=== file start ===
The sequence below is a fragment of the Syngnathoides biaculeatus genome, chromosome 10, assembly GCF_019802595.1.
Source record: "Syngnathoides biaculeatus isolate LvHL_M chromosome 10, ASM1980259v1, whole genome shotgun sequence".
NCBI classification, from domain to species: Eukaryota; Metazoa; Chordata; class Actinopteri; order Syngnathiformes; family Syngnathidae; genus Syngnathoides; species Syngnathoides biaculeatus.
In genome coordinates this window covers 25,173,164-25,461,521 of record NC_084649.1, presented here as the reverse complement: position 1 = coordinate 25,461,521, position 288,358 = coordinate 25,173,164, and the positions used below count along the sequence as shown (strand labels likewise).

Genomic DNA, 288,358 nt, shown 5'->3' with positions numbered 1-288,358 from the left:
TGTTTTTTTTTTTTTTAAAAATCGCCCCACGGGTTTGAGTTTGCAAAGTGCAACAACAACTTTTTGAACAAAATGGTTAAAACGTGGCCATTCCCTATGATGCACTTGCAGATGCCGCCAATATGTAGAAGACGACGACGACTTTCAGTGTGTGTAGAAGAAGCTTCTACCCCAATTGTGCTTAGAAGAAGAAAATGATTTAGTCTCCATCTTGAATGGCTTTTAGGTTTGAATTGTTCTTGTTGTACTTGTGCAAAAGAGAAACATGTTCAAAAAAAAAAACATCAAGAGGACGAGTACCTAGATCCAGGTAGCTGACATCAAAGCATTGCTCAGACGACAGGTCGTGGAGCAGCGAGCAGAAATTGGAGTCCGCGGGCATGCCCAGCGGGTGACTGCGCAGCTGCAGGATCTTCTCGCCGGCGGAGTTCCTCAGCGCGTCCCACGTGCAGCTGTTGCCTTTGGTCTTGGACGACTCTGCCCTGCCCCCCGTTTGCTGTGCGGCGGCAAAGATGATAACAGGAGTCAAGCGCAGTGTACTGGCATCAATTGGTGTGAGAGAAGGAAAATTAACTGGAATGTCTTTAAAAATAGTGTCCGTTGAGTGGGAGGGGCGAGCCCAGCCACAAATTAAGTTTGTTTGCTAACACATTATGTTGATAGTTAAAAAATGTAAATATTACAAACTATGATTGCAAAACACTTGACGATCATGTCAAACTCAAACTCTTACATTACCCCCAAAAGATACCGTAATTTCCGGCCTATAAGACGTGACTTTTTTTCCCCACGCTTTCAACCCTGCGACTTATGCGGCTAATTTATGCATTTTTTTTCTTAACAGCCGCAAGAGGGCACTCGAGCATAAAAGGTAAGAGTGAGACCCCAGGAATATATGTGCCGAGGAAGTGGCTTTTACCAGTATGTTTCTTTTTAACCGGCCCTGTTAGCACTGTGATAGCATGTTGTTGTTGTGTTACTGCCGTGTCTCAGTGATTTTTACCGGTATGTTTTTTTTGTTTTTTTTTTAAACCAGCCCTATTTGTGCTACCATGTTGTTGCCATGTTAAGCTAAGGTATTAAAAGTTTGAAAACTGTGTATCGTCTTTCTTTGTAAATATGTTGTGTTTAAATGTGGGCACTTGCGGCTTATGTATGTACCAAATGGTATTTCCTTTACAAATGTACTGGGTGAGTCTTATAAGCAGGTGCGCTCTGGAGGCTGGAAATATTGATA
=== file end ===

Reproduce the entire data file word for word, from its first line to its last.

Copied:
The sequence below is a fragment of the Syngnathoides biaculeatus genome, chromosome 10, assembly GCF_019802595.1.
Source record: "Syngnathoides biaculeatus isolate LvHL_M chromosome 10, ASM1980259v1, whole genome shotgun sequence".
NCBI classification, from domain to species: Eukaryota; Metazoa; Chordata; class Actinopteri; order Syngnathiformes; family Syngnathidae; genus Syngnathoides; species Syngnathoides biaculeatus.
In genome coordinates this window covers 25,173,164-25,461,521 of record NC_084649.1, presented here as the reverse complement: position 1 = coordinate 25,461,521, position 288,358 = coordinate 25,173,164, and the positions used below count along the sequence as shown (strand labels likewise).

Genomic DNA, 288,358 nt, shown 5'->3' with positions numbered 1-288,358 from the left:
TGTTTTTTTTTTTTTTAAAAATCGCCCCACGGGTTTGAGTTTGCAAAGTGCAACAACAACTTTTTGAACAAAATGGTTAAAACGTGGCCATTCCCTATGATGCACTTGCAGATGCCGCCAATATGTAGAAGACGACGACGACTTTCAGTGTGTGTAGAAGAAGCTTCTACCCCAATTGTGCTTAGAAGAAGAAAATGATTTAGTCTCCATCTTGAATGGCTTTTAGGTTTGAATTGTTCTTGTTGTACTTGTGCAAAAGAGAAACATGTTCAAAAAAAAAAACATCAAGAGGACGAGTACCTAGATCCAGGTAGCTGACATCAAAGCATTGCTCAGACGACAGGTCGTGGAGCAGCGAGCAGAAATTGGAGTCCGCGGGCATGCCCAGCGGGTGACTGCGCAGCTGCAGGATCTTCTCGCCGGCGGAGTTCCTCAGCGCGTCCCACGTGCAGCTGTTGCCTTTGGTCTTGGACGACTCTGCCCTGCCCCCCGTTTGCTGTGCGGCGGCAAAGATGATAACAGGAGTCAAGCGCAGTGTACTGGCATCAATTGGTGTGAGAGAAGGAAAATTAACTGGAATGTCTTTAAAAATAGTGTCCGTTGAGTGGGAGGGGCGAGCCCAGCCACAAATTAAGTTTGTTTGCTAACACATTATGTTGATAGTTAAAAAATGTAAATATTACAAACTATGATTGCAAAACACTTGACGATCATGTCAAACTCAAACTCTTACATTACCCCCAAAAGATACCGTAATTTCCGGCCTATAAGACGTGACTTTTTTTCCCCACGCTTTCAACCCTGCGACTTATGCGGCTAATTTATGCATTTTTTTTCTTAACAGCCGCAAGAGGGCACTCGAGCATAAAAGGTAAGAGTGAGACCCCAGGAATATATGTGCCGAGGAAGTGGCTTTTACCAGTATGTTTCTTTTTAACCGGCCCTGTTAGCACTGTGATAGCATGTTGTTGTTGTGTTACTGCCGTGTCTCAGTGATTTTTACCGGTATGTTTTTTTTGTTTTTTTTTTAAACCAGCCCTATTTGTGCTACCATGTTGTTGCCATGTTAAGCTAAGGTATTAAAAGTTTGAAAACTGTGTATCGTCTTTCTTTGTAAATATGTTGTGTTTAAATGTGGGCACTTGCGGCTTATGTATGTACCAAATGGTATTTCCTTTACAAATGTACTGGGTGAGTCTTATAAGCAGGTGCGCTCTGGAGGCTGGAAATATTGATA